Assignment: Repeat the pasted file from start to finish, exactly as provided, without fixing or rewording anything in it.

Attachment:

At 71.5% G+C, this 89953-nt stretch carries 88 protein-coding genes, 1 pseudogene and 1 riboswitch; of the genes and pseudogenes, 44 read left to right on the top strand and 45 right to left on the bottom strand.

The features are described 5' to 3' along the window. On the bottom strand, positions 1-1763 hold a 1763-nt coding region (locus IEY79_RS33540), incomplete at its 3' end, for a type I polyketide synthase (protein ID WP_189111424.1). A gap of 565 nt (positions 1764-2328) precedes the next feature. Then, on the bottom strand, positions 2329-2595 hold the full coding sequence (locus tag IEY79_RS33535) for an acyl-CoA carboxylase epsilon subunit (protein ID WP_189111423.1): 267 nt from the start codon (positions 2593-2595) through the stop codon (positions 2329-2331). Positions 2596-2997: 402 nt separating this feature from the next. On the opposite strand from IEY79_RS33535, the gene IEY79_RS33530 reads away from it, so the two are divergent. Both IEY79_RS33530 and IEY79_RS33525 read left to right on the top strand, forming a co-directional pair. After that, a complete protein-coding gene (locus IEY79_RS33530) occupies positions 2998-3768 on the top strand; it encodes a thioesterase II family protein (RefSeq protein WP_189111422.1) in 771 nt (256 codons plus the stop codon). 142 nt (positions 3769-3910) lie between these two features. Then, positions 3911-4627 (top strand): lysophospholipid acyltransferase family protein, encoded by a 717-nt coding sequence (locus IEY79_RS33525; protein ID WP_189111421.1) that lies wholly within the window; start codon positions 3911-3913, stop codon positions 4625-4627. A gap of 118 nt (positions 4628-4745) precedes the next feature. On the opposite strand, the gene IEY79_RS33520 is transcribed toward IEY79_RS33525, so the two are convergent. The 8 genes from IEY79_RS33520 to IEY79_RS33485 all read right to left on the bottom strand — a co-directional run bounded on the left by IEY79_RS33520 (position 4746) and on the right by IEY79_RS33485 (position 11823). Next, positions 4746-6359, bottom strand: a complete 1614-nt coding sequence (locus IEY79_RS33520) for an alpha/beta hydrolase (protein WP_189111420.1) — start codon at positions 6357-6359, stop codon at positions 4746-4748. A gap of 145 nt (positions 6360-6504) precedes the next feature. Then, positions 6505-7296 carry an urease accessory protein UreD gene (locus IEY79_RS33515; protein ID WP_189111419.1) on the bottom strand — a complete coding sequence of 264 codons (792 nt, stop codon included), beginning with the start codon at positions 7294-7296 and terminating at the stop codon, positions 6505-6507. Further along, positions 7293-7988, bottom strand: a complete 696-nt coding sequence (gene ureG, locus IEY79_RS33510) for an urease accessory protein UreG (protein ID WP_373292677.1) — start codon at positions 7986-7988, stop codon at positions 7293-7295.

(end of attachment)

At 71.5% G+C, this 89953-nt stretch carries 88 protein-coding genes, 1 pseudogene and 1 riboswitch; of the genes and pseudogenes, 44 read left to right on the top strand and 45 right to left on the bottom strand.

The features are described 5' to 3' along the window. On the bottom strand, positions 1-1763 hold a 1763-nt coding region (locus IEY79_RS33540), incomplete at its 3' end, for a type I polyketide synthase (protein ID WP_189111424.1). A gap of 565 nt (positions 1764-2328) precedes the next feature. Then, on the bottom strand, positions 2329-2595 hold the full coding sequence (locus tag IEY79_RS33535) for an acyl-CoA carboxylase epsilon subunit (protein ID WP_189111423.1): 267 nt from the start codon (positions 2593-2595) through the stop codon (positions 2329-2331). Positions 2596-2997: 402 nt separating this feature from the next. On the opposite strand from IEY79_RS33535, the gene IEY79_RS33530 reads away from it, so the two are divergent. Both IEY79_RS33530 and IEY79_RS33525 read left to right on the top strand, forming a co-directional pair. After that, a complete protein-coding gene (locus IEY79_RS33530) occupies positions 2998-3768 on the top strand; it encodes a thioesterase II family protein (RefSeq protein WP_189111422.1) in 771 nt (256 codons plus the stop codon). 142 nt (positions 3769-3910) lie between these two features. Then, positions 3911-4627 (top strand): lysophospholipid acyltransferase family protein, encoded by a 717-nt coding sequence (locus IEY79_RS33525; protein ID WP_189111421.1) that lies wholly within the window; start codon positions 3911-3913, stop codon positions 4625-4627. A gap of 118 nt (positions 4628-4745) precedes the next feature. On the opposite strand, the gene IEY79_RS33520 is transcribed toward IEY79_RS33525, so the two are convergent. The 8 genes from IEY79_RS33520 to IEY79_RS33485 all read right to left on the bottom strand — a co-directional run bounded on the left by IEY79_RS33520 (position 4746) and on the right by IEY79_RS33485 (position 11823). Next, positions 4746-6359, bottom strand: a complete 1614-nt coding sequence (locus IEY79_RS33520) for an alpha/beta hydrolase (protein WP_189111420.1) — start codon at positions 6357-6359, stop codon at positions 4746-4748. A gap of 145 nt (positions 6360-6504) precedes the next feature. Then, positions 6505-7296 carry an urease accessory protein UreD gene (locus IEY79_RS33515; protein ID WP_189111419.1) on the bottom strand — a complete coding sequence of 264 codons (792 nt, stop codon included), beginning with the start codon at positions 7294-7296 and terminating at the stop codon, positions 6505-6507. Further along, positions 7293-7988, bottom strand: a complete 696-nt coding sequence (gene ureG, locus IEY79_RS33510) for an urease accessory protein UreG (protein ID WP_373292677.1) — start codon at positions 7986-7988, stop codon at positions 7293-7295.